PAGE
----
Saturday, April 29, 2006

HK's Missing Legacy Part Deux

Sir Jack Cater's Legacy

The Missing Legacy was first written in a blog of mine dated 7 February 2006 - it was on the passing of Sir John Cowperthwaite, the person most responsible for HK's reputation as the freest economy/capitalism in the world. Cowperthwaite's passing did not get much press coverage at all in HK media, and that kinda pissed me off because a group of people who can forget so easily their "roots" and "how they got here" are doomed to lose the blueprint set by Cowperthwaite.

Now another old gwailo died, and his contribution to HK is no less than Cowperthwaite. Sir Jack Cater died on Guernsey on 14 April 2006 aged 84. He was the founding head of HK's infamous Independent Commission Against Corruption (ICAC), which took radical steps to combat graft in the police force in the 1970s. Cater went on to become HK's Chief Secretary, Acting Governor and Commissioner in London. Bribery had long been endemic in Hong Kong's police and civil service, but was thought of as being confined to the Chinese lower ranks, rather than expatriate officers. Calls to eradicate it were largely ignored by governors before Maclehose, who arrived in 1971. Maclehose lacked the political will to tackle the problem despite strong urgings by Cater . If you were to do a net search, you will find Jack Cater's passing only being solemnly mentioned within the HK's government admin portal at ... how soon we forget!

Cater even threatened to resigned in 1973 when trying to bring down Chief Superintendent Peter Godber. Godber fled HK while under investigation for amassing a fortune of several million pounds, much of it banked in Vancouver. Cater needed to strike at the top, even at one of his own, to further reinforce the dire need for eradication of corruption in HK. The developments forced the hand of Maclehose. Jack Cater was asked to form an independent anti-corruption unit with the support of a former Special Branch officer, John Prendergast.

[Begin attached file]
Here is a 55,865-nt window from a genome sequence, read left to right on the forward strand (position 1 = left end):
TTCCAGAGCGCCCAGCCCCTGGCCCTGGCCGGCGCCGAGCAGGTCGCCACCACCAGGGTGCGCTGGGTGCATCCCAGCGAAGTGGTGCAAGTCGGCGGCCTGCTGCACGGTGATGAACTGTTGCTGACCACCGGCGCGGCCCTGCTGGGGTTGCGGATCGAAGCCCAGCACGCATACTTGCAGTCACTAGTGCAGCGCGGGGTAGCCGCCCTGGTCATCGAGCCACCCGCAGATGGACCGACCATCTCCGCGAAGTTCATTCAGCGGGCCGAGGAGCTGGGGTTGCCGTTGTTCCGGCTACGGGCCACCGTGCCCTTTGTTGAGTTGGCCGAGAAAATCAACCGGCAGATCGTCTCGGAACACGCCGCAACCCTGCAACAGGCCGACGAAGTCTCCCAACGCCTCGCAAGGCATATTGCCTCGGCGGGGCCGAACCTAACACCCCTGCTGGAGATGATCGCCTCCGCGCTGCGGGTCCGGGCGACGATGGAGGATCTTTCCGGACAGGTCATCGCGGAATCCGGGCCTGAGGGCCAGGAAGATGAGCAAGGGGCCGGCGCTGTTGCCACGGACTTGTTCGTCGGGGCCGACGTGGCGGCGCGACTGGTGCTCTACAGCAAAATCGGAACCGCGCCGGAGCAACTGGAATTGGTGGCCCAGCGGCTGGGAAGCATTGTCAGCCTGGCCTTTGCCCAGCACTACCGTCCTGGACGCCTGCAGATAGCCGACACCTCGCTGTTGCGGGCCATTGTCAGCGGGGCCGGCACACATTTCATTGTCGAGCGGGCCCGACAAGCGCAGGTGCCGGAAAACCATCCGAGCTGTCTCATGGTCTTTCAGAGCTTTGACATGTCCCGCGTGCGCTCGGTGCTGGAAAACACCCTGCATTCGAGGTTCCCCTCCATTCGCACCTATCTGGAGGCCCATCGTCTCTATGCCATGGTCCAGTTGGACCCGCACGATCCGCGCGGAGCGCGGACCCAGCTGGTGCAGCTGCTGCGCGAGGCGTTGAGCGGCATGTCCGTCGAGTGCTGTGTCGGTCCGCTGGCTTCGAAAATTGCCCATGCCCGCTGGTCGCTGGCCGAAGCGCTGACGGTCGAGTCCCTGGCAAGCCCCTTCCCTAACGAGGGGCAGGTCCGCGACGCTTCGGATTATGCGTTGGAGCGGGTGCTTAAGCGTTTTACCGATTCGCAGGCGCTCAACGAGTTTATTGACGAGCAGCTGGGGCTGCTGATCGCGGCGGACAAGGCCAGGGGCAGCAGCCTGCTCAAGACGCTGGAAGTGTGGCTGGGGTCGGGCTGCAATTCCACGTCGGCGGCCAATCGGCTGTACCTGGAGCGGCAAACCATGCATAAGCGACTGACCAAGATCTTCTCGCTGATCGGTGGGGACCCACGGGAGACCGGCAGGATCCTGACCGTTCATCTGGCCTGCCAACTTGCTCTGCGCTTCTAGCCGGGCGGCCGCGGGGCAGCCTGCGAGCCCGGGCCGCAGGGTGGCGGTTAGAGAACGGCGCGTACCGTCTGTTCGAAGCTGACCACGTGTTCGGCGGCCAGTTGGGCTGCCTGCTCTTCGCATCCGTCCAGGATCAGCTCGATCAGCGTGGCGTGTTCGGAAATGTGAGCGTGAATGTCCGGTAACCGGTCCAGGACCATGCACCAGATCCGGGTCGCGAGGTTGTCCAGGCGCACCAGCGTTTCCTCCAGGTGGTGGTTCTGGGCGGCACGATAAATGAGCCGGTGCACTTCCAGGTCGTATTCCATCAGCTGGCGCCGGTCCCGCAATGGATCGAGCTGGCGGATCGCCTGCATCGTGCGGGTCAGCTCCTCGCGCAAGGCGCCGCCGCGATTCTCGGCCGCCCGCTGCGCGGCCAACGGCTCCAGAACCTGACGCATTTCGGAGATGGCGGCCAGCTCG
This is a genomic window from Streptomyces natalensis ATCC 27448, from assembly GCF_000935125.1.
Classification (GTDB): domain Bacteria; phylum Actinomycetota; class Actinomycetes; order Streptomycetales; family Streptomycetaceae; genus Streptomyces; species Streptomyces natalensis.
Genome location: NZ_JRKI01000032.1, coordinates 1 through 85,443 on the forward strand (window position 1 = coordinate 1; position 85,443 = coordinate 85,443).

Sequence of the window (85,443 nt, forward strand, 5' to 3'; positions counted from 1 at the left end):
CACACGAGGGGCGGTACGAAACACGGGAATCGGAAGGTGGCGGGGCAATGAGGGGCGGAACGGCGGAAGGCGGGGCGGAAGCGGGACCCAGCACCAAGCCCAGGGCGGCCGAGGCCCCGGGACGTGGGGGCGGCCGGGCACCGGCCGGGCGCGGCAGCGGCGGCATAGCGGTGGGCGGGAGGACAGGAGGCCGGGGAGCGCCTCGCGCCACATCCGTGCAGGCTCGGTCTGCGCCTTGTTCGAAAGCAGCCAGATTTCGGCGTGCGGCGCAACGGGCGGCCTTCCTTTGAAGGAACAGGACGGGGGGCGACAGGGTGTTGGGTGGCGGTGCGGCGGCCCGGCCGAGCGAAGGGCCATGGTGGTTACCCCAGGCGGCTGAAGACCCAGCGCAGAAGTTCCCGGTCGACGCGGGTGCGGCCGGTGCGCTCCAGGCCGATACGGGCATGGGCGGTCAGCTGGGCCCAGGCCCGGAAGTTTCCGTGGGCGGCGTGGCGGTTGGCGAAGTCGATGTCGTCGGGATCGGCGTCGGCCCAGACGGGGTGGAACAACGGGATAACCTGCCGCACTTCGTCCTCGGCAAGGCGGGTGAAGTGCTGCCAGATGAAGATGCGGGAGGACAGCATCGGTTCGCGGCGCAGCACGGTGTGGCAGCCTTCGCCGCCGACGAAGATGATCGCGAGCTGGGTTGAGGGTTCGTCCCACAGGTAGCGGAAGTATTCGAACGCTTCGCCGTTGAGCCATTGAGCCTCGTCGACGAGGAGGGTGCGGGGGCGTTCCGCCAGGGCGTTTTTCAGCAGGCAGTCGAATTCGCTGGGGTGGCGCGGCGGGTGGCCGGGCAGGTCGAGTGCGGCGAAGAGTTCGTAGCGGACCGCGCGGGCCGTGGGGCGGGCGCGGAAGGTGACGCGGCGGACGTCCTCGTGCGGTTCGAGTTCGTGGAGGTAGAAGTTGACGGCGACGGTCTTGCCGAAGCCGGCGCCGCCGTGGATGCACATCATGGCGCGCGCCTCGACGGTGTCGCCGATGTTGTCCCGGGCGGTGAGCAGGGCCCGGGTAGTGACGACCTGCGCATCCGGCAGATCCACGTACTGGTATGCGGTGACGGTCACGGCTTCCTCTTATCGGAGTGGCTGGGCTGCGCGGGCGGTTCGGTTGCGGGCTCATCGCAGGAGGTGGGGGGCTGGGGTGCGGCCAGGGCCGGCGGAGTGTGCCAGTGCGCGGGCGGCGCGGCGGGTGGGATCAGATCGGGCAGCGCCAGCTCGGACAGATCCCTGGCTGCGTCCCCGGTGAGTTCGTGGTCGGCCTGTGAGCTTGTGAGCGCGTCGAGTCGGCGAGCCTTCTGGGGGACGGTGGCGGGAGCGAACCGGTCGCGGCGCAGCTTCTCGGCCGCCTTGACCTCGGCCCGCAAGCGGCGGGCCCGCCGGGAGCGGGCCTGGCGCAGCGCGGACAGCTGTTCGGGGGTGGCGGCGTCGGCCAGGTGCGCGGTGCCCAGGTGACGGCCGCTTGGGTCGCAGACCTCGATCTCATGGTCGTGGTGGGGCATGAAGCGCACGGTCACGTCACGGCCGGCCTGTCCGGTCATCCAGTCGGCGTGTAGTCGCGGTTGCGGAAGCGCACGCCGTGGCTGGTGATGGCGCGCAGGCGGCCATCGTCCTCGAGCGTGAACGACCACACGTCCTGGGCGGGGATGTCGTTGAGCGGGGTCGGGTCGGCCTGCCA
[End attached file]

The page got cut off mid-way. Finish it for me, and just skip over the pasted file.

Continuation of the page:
The establishment and independence of ICAC is crucial to HK's economy. While Cowperthwaite had eradicated bureaucracy, you still needed "pure meritocracy" in the financial economic system to uphold its integrity and transparency. Only with those factors can HK gain an ever growing reputation as a true financial center - attracting professionals and companies to invest.

Cater's reputation for determined leadership had been established during the period of civil unrest in Hong Kong in 1967. He cared deeply about his work and about those closest to him, and he encouraged the careers of talented young officials - including women, who in earlier days had generally been denied promotion. In the first year of its operation, 1974, the ICAC handled 1,798 complaints of police involvement in bribery and extortion. It was said that more than a third of all Chinese policemen were members of triad gangs which controlled prostitution, drug-running and gambling across the Territory - rackets which, as Cater pointed out, raked in more than three times the profits of the Hongkong & Shanghai Bank.